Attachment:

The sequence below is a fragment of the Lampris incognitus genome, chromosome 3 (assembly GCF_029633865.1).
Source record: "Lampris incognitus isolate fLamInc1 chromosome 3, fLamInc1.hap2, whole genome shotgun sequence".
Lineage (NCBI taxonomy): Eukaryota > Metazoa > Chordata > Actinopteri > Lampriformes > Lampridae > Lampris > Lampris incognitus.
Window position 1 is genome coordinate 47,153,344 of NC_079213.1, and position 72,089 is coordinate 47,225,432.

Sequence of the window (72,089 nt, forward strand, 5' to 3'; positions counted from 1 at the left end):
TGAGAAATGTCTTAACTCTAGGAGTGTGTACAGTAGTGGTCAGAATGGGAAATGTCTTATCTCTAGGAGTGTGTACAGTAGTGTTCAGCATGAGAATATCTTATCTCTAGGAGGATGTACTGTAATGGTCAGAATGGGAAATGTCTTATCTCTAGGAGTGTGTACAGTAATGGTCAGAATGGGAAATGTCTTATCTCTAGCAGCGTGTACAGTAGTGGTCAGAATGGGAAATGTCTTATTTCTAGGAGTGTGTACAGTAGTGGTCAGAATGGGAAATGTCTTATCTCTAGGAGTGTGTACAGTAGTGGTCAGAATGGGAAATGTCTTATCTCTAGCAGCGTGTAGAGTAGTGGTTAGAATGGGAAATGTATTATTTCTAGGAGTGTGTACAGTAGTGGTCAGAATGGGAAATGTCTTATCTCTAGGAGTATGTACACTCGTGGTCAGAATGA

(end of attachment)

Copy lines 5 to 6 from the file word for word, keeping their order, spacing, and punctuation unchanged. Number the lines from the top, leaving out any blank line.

Sequence of the window (72,089 nt, forward strand, 5' to 3'; positions counted from 1 at the left end):
TGAGAAATGTCTTAACTCTAGGAGTGTGTACAGTAGTGGTCAGAATGGGAAATGTCTTATCTCTAGGAGTGTGTACAGTAGTGTTCAGCATGAGAATATCTTATCTCTAGGAGGATGTACTGTAATGGTCAGAATGGGAAATGTCTTATCTCTAGGAGTGTGTACAGTAATGGTCAGAATGGGAAATGTCTTATCTCTAGCAGCGTGTACAGTAGTGGTCAGAATGGGAAATGTCTTATTTCTAGGAGTGTGTACAGTAGTGGTCAGAATGGGAAATGTCTTATCTCTAGGAGTGTGTACAGTAGTGGTCAGAATGGGAAATGTCTTATCTCTAGCAGCGTGTAGAGTAGTGGTTAGAATGGGAAATGTATTATTTCTAGGAGTGTGTACAGTAGTGGTCAGAATGGGAAATGTCTTATCTCTAGGAGTATGTACACTCGTGGTCAGAATGA